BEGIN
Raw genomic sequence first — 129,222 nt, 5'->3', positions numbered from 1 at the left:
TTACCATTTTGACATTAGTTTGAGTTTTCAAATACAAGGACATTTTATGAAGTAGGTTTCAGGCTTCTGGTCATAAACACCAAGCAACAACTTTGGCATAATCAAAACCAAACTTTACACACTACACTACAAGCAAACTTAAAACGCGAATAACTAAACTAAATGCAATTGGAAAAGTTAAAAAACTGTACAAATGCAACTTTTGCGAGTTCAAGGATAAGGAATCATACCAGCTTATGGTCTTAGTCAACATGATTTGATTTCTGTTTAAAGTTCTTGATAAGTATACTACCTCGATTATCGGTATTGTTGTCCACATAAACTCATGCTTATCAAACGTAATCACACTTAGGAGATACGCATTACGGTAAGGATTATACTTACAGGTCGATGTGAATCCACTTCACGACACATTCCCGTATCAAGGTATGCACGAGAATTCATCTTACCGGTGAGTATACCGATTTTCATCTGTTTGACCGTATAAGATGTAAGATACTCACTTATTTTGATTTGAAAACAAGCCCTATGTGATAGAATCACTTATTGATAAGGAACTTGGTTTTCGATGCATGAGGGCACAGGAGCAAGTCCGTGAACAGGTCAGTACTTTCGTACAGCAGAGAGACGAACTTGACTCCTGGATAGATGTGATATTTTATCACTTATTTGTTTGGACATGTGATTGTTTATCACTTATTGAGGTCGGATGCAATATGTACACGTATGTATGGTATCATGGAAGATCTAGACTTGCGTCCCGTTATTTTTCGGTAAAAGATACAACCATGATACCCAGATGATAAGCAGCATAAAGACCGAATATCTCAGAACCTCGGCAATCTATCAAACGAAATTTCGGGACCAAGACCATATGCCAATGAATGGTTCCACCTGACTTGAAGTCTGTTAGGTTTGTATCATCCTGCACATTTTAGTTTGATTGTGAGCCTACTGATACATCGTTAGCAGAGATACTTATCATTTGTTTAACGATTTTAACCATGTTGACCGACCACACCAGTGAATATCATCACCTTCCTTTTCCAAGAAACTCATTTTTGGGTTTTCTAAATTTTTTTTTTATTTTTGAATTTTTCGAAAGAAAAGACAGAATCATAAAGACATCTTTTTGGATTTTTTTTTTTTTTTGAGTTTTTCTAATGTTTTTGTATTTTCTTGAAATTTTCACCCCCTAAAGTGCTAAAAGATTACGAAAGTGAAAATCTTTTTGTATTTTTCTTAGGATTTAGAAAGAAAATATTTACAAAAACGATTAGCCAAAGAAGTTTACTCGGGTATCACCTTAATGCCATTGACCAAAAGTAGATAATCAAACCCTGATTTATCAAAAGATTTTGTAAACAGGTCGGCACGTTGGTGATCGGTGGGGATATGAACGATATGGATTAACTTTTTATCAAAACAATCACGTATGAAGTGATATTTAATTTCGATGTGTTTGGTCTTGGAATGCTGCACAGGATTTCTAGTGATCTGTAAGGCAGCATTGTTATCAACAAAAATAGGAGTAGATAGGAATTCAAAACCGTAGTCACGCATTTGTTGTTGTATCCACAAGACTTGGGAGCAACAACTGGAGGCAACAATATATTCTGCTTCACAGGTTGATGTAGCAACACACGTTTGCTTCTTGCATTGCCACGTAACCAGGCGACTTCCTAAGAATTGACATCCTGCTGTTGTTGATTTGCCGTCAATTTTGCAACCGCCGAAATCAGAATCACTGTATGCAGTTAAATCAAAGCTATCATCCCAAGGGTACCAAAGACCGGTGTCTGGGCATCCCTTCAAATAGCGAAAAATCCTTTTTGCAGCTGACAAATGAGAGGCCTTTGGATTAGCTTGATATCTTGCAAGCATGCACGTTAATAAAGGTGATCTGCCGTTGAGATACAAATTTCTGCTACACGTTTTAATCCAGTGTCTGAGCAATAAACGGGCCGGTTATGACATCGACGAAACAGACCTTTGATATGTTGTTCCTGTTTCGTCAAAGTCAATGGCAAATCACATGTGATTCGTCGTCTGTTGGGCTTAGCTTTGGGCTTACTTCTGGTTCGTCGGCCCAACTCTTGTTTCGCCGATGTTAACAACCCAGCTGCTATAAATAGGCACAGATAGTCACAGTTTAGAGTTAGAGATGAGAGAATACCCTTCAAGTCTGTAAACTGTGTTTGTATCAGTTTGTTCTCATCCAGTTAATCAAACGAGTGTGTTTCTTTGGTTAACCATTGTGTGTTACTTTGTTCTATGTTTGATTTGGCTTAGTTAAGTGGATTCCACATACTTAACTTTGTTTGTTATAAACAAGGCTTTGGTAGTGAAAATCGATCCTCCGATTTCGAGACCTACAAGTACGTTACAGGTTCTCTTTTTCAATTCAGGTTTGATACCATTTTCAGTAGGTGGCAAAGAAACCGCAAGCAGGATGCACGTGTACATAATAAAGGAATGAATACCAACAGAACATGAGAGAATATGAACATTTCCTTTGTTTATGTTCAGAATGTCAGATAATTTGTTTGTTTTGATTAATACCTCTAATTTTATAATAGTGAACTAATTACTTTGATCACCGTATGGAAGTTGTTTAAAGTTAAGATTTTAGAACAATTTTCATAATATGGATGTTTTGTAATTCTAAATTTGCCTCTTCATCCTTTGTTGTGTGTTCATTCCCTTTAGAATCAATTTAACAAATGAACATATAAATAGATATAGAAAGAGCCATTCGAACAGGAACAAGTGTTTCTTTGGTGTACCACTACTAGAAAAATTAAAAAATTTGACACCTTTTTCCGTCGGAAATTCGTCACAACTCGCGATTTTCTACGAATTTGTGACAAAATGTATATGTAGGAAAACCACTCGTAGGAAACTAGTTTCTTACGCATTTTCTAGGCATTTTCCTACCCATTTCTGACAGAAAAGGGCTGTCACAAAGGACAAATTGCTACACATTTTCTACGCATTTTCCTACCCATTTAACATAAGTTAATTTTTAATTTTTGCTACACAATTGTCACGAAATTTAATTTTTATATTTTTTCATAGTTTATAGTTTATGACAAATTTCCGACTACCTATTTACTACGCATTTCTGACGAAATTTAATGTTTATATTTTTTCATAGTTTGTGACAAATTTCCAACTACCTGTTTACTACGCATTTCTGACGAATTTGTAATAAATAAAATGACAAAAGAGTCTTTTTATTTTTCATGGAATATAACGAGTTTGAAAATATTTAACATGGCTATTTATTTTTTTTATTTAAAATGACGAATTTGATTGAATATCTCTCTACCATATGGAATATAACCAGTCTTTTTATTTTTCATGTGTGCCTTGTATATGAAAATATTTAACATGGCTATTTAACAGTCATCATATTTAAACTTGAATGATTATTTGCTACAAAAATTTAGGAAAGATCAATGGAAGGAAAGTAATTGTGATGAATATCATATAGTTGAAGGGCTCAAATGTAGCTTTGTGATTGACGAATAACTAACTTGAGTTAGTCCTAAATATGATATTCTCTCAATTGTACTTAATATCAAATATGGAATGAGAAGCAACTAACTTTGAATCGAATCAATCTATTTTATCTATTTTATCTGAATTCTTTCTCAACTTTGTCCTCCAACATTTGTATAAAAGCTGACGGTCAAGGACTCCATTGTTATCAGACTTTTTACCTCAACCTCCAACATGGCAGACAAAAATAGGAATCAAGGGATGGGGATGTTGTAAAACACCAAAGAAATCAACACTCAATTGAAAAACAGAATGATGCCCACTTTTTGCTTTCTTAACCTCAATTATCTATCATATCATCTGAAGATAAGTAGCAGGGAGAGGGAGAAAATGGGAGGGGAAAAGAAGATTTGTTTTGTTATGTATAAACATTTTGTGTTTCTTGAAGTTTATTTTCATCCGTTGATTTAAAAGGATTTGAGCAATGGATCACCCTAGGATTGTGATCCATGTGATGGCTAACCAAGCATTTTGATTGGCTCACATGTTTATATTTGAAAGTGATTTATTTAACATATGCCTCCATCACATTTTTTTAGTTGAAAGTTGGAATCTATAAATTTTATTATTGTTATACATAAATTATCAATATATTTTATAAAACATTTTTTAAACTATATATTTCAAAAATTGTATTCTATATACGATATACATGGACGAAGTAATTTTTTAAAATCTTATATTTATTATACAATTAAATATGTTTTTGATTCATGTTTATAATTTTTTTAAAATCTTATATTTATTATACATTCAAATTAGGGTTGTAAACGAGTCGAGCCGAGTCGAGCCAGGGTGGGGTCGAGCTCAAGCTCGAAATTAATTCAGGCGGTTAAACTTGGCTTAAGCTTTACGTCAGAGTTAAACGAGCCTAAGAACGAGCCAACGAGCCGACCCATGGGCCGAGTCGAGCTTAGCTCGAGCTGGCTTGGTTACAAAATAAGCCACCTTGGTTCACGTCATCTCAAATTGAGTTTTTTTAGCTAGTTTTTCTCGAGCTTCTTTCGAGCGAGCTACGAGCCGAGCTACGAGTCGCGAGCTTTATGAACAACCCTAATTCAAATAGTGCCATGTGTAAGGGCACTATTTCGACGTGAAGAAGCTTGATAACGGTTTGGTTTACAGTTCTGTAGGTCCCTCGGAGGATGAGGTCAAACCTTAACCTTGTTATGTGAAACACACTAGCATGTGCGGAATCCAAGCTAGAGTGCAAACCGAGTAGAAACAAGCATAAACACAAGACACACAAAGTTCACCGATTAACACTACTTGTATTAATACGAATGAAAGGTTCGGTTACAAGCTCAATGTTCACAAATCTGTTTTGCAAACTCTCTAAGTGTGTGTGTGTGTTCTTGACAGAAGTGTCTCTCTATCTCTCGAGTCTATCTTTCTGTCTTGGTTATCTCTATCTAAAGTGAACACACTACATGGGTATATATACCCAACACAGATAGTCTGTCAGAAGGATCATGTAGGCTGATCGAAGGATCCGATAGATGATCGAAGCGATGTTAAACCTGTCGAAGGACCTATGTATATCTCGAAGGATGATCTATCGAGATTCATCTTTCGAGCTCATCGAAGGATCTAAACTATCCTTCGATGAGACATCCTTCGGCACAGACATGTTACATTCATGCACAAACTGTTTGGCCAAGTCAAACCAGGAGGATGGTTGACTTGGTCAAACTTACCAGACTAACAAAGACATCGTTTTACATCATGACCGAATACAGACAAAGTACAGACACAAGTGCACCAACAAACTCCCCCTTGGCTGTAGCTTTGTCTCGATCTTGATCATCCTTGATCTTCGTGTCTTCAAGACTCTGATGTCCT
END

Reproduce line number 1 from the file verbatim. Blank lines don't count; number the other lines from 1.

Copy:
Raw genomic sequence first — 129,222 nt, 5'->3', positions numbered from 1 at the left: